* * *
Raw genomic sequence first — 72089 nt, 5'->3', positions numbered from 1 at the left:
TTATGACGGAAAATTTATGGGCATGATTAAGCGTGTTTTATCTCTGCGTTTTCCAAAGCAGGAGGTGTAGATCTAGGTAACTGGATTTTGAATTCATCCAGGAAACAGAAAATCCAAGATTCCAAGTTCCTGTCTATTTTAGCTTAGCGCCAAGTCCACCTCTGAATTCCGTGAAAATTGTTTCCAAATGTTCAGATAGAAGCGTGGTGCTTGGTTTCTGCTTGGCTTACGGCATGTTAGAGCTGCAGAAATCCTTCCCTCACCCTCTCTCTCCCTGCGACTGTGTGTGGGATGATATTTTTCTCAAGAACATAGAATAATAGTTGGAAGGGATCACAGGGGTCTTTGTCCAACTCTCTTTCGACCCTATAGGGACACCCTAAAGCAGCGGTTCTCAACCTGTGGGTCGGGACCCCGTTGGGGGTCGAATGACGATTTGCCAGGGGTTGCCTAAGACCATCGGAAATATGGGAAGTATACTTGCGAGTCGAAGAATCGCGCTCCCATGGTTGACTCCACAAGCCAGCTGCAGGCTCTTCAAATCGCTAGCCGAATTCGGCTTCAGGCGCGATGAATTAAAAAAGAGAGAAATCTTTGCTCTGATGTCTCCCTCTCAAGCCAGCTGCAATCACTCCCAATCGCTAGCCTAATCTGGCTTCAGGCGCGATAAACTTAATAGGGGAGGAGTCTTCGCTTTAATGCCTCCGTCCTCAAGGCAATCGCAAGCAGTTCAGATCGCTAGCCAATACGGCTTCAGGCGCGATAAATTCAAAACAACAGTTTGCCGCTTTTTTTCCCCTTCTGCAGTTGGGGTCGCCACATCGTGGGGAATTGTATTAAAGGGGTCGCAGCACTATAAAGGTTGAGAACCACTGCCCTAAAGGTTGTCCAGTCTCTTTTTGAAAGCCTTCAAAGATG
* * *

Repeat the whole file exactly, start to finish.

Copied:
Raw genomic sequence first — 72089 nt, 5'->3', positions numbered from 1 at the left:
TTATGACGGAAAATTTATGGGCATGATTAAGCGTGTTTTATCTCTGCGTTTTCCAAAGCAGGAGGTGTAGATCTAGGTAACTGGATTTTGAATTCATCCAGGAAACAGAAAATCCAAGATTCCAAGTTCCTGTCTATTTTAGCTTAGCGCCAAGTCCACCTCTGAATTCCGTGAAAATTGTTTCCAAATGTTCAGATAGAAGCGTGGTGCTTGGTTTCTGCTTGGCTTACGGCATGTTAGAGCTGCAGAAATCCTTCCCTCACCCTCTCTCTCCCTGCGACTGTGTGTGGGATGATATTTTTCTCAAGAACATAGAATAATAGTTGGAAGGGATCACAGGGGTCTTTGTCCAACTCTCTTTCGACCCTATAGGGACACCCTAAAGCAGCGGTTCTCAACCTGTGGGTCGGGACCCCGTTGGGGGTCGAATGACGATTTGCCAGGGGTTGCCTAAGACCATCGGAAATATGGGAAGTATACTTGCGAGTCGAAGAATCGCGCTCCCATGGTTGACTCCACAAGCCAGCTGCAGGCTCTTCAAATCGCTAGCCGAATTCGGCTTCAGGCGCGATGAATTAAAAAAGAGAGAAATCTTTGCTCTGATGTCTCCCTCTCAAGCCAGCTGCAATCACTCCCAATCGCTAGCCTAATCTGGCTTCAGGCGCGATAAACTTAATAGGGGAGGAGTCTTCGCTTTAATGCCTCCGTCCTCAAGGCAATCGCAAGCAGTTCAGATCGCTAGCCAATACGGCTTCAGGCGCGATAAATTCAAAACAACAGTTTGCCGCTTTTTTTCCCCTTCTGCAGTTGGGGTCGCCACATCGTGGGGAATTGTATTAAAGGGGTCGCAGCACTATAAAGGTTGAGAACCACTGCCCTAAAGGTTGTCCAGTCTCTTTTTGAAAGCCTTCAAAGATG